The Tahoe-Sierra story begins in the 1960s, when development around Lake Tahoe that had begun to cloud the lake’s legendarily pristine waters led regulators in both California and Nevada to consider development restrictions. As development pressures increased and various development controls proved ineffective, the TRPA imposed stricter controls, including two measures that effectively prohibited construction in some areas for total of 32 months during the 1980s.

The first moratorium was adopted to provide more time for the TRPA to develop regional environmental threshold carrying capabilities as mandated by the Compact. It was embodied in Ordinance 81-5, which was in effect for 24 months from August 24, 1981 until August 26, 1983. It essentially prohibited the construction of any new residences on Stream Environmental Zone lands in either state and lands in California considered “high hazard” or “sensitive” by reason of their proximity to streams or wetlands. The second moratorium, embodied in Ordinance 83-21 and in effect for eight months from August 27, 1983 until April 26, 1984, when the new regional plan was adopted, was even more restrictive. It prohibited all construction on high hazard lands in either state.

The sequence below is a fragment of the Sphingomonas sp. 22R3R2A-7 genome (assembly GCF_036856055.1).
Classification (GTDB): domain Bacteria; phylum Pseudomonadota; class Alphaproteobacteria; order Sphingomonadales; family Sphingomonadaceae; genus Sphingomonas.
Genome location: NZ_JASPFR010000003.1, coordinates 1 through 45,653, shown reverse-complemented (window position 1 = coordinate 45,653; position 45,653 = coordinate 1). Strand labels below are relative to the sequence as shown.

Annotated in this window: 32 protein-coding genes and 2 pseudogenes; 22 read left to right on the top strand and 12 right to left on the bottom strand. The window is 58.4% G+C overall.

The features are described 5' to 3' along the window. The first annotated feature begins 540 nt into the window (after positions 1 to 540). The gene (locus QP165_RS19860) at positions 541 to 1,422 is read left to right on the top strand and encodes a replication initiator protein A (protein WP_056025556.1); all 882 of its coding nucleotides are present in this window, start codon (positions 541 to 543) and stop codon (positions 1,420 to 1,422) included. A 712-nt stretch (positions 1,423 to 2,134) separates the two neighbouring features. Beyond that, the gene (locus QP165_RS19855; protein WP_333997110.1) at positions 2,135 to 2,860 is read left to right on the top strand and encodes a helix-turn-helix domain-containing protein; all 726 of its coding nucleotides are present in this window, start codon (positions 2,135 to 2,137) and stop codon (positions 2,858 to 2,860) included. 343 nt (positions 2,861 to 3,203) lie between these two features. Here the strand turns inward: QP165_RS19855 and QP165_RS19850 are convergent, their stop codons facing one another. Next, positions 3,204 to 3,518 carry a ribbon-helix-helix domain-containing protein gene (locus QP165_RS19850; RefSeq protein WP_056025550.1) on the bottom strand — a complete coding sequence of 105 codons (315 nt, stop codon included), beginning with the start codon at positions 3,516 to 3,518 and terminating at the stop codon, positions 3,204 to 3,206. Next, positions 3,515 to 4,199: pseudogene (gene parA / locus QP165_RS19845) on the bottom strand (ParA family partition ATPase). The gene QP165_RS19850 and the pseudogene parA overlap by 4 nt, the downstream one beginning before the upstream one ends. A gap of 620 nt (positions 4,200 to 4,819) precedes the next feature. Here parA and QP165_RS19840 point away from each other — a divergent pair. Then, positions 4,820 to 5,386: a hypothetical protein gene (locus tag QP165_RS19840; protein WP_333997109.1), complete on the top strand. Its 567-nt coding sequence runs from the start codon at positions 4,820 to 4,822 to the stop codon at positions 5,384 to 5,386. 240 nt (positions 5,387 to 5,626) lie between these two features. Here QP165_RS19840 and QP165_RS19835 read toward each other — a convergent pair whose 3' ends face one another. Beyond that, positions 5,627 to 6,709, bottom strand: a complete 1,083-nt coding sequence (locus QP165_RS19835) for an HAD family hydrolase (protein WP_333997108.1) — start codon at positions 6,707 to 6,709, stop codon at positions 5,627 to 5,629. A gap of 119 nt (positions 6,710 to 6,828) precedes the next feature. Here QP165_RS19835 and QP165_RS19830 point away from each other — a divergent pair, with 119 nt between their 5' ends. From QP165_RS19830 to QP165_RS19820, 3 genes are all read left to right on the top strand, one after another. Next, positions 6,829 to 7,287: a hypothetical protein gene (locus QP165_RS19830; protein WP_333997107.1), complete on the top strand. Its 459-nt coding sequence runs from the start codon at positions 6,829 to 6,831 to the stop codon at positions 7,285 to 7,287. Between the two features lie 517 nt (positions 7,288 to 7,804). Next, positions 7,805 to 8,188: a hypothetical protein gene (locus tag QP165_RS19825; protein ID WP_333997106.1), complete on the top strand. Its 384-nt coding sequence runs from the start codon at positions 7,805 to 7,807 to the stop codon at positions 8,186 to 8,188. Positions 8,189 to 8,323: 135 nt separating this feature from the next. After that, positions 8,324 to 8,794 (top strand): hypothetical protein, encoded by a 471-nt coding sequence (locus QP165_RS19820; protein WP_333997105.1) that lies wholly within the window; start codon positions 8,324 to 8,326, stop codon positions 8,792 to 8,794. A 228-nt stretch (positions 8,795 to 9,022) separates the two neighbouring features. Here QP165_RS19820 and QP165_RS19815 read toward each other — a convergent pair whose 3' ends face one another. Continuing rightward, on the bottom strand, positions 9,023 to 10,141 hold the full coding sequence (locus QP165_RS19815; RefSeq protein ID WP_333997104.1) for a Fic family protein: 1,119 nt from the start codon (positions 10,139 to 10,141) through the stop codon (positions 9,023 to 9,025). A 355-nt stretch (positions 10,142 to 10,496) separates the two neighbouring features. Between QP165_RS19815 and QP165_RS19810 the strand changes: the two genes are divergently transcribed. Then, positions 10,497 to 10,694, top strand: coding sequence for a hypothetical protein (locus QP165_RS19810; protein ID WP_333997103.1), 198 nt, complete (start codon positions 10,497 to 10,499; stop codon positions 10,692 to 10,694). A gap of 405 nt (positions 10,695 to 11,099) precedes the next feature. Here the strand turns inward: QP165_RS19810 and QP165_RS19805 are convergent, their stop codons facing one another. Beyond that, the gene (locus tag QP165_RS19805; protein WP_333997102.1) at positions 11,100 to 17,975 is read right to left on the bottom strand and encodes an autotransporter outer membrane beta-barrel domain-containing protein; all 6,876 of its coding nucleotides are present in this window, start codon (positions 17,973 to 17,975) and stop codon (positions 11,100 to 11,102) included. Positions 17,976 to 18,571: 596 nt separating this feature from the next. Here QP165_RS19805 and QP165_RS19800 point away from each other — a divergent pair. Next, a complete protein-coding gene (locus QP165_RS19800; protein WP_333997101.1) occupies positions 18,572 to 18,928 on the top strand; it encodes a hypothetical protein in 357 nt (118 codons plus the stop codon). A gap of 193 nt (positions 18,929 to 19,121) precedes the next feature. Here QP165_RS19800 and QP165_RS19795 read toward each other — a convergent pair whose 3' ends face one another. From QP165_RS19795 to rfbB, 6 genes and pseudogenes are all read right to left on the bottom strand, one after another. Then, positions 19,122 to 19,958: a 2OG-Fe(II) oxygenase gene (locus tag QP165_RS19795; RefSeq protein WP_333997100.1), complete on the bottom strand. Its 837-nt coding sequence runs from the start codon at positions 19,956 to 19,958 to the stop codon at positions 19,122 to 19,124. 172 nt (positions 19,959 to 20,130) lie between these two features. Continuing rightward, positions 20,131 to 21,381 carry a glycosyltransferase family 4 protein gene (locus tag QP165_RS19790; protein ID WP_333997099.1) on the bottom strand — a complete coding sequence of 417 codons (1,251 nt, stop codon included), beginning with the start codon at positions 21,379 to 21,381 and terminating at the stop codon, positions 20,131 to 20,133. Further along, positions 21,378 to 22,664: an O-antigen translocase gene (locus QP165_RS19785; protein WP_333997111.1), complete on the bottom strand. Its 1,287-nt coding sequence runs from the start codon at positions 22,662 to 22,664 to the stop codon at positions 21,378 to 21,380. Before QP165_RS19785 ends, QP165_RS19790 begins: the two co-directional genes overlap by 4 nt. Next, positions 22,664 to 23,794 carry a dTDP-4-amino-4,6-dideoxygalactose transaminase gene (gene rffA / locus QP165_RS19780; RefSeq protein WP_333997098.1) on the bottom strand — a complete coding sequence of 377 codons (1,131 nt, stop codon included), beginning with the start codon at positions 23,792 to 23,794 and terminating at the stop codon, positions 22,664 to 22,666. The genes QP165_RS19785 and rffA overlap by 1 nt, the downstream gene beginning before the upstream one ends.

The petitioners, the Tahoe-Sierra Reservation Council, a nonprofit group representing some 2,000 landowners as well as a class of some 400 individual owners, owned property in the areas that fell under these development moratoria. Their complaints resulted in protracted litigation that produced four opinions by the Ninth Circuit and several published district court opinions. The district court concluded that there had not been a taking by the moratoria under the ad hoc balancing test of Penn Central. To decide whether a governmental regulation constitutes a taking, Penn Central directs a court to consider such factors as the economic impact of the regulation on the landowner, the extent to which the regulation interferes with the owner’s reasonable investment-backed expectations, the character of the governmental action, the importance of the public interest being served, and the reasons for imposing the regulatory restraints. (In this regard, the district court found that the average holding period of a lot in the Lake Tahoe basin area between lot purchase and home construction was about 25 years.) The district court, however, did conclude that there had been a per se or categorical taking under Lucas v. South Carolina Coastal Council, 505 U.S. 1003 (1992), and First English.